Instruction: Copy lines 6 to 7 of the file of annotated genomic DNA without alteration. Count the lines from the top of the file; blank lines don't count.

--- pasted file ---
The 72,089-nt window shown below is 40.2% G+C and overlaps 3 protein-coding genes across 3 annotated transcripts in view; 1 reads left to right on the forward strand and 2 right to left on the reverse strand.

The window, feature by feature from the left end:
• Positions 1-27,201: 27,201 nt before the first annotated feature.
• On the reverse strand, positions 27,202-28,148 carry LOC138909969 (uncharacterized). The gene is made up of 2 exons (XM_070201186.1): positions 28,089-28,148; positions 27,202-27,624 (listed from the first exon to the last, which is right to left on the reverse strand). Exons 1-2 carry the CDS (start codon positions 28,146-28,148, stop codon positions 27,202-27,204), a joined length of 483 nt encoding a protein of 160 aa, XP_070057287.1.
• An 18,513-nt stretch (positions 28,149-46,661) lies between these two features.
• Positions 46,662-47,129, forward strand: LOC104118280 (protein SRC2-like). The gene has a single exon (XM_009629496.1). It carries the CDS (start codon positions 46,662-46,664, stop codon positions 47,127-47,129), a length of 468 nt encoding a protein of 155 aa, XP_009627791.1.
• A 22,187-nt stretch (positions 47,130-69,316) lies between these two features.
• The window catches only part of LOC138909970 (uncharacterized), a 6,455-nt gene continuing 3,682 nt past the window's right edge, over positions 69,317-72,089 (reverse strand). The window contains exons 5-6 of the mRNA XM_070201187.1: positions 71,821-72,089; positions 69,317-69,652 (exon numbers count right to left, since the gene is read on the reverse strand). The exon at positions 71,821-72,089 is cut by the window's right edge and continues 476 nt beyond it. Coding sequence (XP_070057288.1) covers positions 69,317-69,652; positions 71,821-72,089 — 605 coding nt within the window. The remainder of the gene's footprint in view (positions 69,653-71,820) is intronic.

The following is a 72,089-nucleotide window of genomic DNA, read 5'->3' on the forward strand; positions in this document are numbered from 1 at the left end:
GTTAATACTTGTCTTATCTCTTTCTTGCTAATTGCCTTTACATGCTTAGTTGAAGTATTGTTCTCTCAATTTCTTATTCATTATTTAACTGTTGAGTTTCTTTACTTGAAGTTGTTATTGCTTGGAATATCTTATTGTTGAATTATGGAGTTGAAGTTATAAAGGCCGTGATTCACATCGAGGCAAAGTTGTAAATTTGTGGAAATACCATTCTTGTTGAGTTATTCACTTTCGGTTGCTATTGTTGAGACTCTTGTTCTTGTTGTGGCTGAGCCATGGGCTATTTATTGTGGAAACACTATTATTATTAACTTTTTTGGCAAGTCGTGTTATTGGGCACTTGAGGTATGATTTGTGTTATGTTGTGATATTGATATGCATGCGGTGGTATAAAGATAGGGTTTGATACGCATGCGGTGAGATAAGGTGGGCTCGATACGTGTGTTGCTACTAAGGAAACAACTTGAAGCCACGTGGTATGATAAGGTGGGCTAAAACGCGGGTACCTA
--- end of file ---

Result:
• Positions 46,662-47,129, forward strand: LOC104118280 (protein SRC2-like). The gene has a single exon (XM_009629496.1). It carries the CDS (start codon positions 46,662-46,664, stop codon positions 47,127-47,129), a length of 468 nt encoding a protein of 155 aa, XP_009627791.1.
• A 22,187-nt stretch (positions 47,130-69,316) lies between these two features.